Poor Aquaman! Since he’s a water-based hero, he’s limited in what stories he can be involved in.  His lower-tier status has long been the subject of jokes and derision, and though Geoff Johns did a great job with him, he’s still struggling to gain some respect.

One way to try and enhance his image is to get involved in the politics of both worlds, Atlantis and the part of the world above the oceans. That’s the angle the new series is going to explore.

Writer: Dan Abnett
Pencillers: Scot Eaton, Oscar Jimenez
Inkers: Mark Morales, Oscar Jimenez
Published by: DC Comics
Cover price: $2.99

Previously in AQUAMAN: REBIRTHBorn to both the surface and the sea, Arthur Curry walks in two worlds but can find a home in neither. The King of Atlantis looks to reconcile his split heritage as he embarks on a new mission that may finally make him choose between his two paths. POLITICAL PLAYER: “As the leader of a world power,” writer Dan Abnett says, “Arthur believes it’s time Atlantis became part of the global community. Atlantis has been on the outside for too long: feared, mysterious and misunderstood. But that means getting the world used to Atlantis…and vice versa.”


I do like the description of this issue as seen on the full-page ads: “The rising tide of hate and mistrust threatens to destroy both land and sea with revenge and bloodshed.”

Especially in a presidential election year, the use of politics is one readers can relate to. Aquaman is trying to make EVERYONE happy, seems like, and I don’t think that can end well!

The first two pages are pretty cool, setting up the fact that Aquaman rules so much of the planet. But even he can’t stop Atlanteans who despise the “dry-landers.’ In the rest of the early part of this issue, Arthur must prevent a “true Atlantean” from invading the surface world. It’s not lost on some other subjects that their king is fighting some of his own in order to prevent a war with the other part of his heritage.

But the primary focus of this issue is the relationship of Arthur and Mera, his wife. Mera is in charge of a diplomatic mission with the surface world, and she supports him even though she considers the people above water to be barbarians. After all, she loves Arthur.

During the battle, she provides technical information to Arthur, helping him in his fight. Once that’s complete, she joins him in Sam’s, a restaurant we’ve seen before – back in the first issue of Johns’ run on the character.

A couple devoted to each other is extremely rare in comics these days, and it’s really heartening to read their interaction, full of devotion and support. I hope it continues on, but a lot of storytelling is based on conflict, so I doubt it, sadly.

In the final pages of the book, we discover just who’s narrating this issue, and that will have serious consequences for Aquaman as we move forward. I’d like to see this character get strongly enhanced in the coming months, too. Arthur NEEDS someone who’s a worthy opposite number, like the Joker is to Batman. We’ll see.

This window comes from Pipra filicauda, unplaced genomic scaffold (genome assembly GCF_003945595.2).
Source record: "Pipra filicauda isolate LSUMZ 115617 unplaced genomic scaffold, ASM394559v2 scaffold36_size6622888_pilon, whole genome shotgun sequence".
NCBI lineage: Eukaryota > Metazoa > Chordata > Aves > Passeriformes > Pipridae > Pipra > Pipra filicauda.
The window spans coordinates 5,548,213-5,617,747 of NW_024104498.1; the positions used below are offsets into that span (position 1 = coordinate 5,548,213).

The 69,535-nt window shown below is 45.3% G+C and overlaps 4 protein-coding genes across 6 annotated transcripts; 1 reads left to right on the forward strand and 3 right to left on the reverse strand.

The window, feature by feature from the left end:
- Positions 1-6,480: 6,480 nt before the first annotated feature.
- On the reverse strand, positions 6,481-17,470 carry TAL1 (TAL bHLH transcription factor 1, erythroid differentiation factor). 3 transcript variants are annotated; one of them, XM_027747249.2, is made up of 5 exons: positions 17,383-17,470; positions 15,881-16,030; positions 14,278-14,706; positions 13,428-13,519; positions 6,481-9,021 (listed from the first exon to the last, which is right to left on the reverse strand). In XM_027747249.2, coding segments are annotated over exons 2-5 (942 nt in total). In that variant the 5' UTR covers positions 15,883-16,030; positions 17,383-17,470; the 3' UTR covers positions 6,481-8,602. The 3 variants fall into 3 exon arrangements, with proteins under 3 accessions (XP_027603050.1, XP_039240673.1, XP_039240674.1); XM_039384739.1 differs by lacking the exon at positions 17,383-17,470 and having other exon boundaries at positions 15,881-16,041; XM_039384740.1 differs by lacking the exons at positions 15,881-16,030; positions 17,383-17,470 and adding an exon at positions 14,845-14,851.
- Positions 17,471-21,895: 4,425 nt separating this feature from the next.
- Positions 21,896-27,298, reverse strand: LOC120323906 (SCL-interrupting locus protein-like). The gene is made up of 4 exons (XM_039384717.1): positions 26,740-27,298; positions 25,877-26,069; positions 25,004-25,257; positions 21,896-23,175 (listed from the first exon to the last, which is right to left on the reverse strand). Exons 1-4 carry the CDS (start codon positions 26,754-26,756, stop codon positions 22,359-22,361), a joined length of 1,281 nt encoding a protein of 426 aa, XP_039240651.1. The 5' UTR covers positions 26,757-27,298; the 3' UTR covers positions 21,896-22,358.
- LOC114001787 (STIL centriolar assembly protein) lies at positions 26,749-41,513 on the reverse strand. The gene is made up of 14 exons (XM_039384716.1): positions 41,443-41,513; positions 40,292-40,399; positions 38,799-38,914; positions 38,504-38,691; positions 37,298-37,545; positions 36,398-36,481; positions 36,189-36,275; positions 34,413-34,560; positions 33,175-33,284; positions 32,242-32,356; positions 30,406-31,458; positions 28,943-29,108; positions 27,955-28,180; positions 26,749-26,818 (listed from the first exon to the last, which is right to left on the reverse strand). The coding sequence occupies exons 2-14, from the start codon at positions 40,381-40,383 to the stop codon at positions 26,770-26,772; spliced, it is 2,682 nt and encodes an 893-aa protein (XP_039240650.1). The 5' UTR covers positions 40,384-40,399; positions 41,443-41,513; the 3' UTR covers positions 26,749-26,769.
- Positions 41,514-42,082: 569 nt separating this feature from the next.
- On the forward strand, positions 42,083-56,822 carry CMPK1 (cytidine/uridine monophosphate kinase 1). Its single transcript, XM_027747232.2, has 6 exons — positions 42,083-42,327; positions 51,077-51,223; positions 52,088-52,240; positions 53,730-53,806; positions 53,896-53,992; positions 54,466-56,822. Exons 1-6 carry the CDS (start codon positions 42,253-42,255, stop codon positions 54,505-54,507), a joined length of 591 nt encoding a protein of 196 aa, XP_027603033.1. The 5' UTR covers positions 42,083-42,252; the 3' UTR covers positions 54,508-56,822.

Abnett has been writing Aquaman for some time now, and I’m hopeful the Rebirth refocus will give him the chance to move the character up in terms of popularity. I mean, I loved those early stories about Arthur, his child and Mera back in the day. It was almost Shakespearean in tragedy and characterization. I wouldn’t mind seeing more that, actually!


While Brad Walker is slated to take over the art starting next issue, I thought the art team here did a great job of making the underwater sequences sparkle in particular. When Arthur fights Corum Rath, the use of how the water moves around their battle is pretty strong. It shows us just how powerful these people are since they can make even war even underwater.

The restaurant sequence is good, with the facial expressions easily understood. What’s being discussed is clearly revealed in what we see, so I liked it.

BOTTOM LINE: A King in Need of Purpose

This was a good refocus for Aquaman, although I must admit this was my least favorite of the Rebirth titles so far – Batman and Detective being the ones I enjoyed most.

Politics can often be a great way to introduce interpersonal conflict, and I hope Abnett and company can make Arthur’s desire to be a player on the world stage a strong one.

I’d suggest a serious sense of personal danger be a part of this series moving forward. Granted, that’s tough because Arthur and Mera are vital to the book. Perhaps another character coming in who pulls on our heartstrings might be a great idea.

I’m going to be watching to see how Aquaman fares in DC moving forward. It would be great to see the King of the Seas be a must-read, but we’ll have to read the coming issues as they come out to see if that happens or not!

Aquaman: Rebirth #1


King from Two Worlds

Aquaman is a king in search of purpose. Could politics fill that void?

User Rating: 4.03 ( 2 votes)

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Aquaman: Rebirth #1


King from Two Worlds

Aquaman is a king in search of purpose. Could politics fill that void?

User Rating: 4.03 ( 2 votes)

About Author

Wayne Hall creates the Wayne's Comics Podcast. He’s interviewed Scott Snyder, Greg Capullo, John Layman, Kyle Higgins, Phil Hester, Jimmy Palmiotti & Justin Gray, David Petersen, Christos Gage, Mike Grell, and Matt Kindt. On this site each week, he writes his "Comics Portal" column (general comics comments and previews) and reviews comics.

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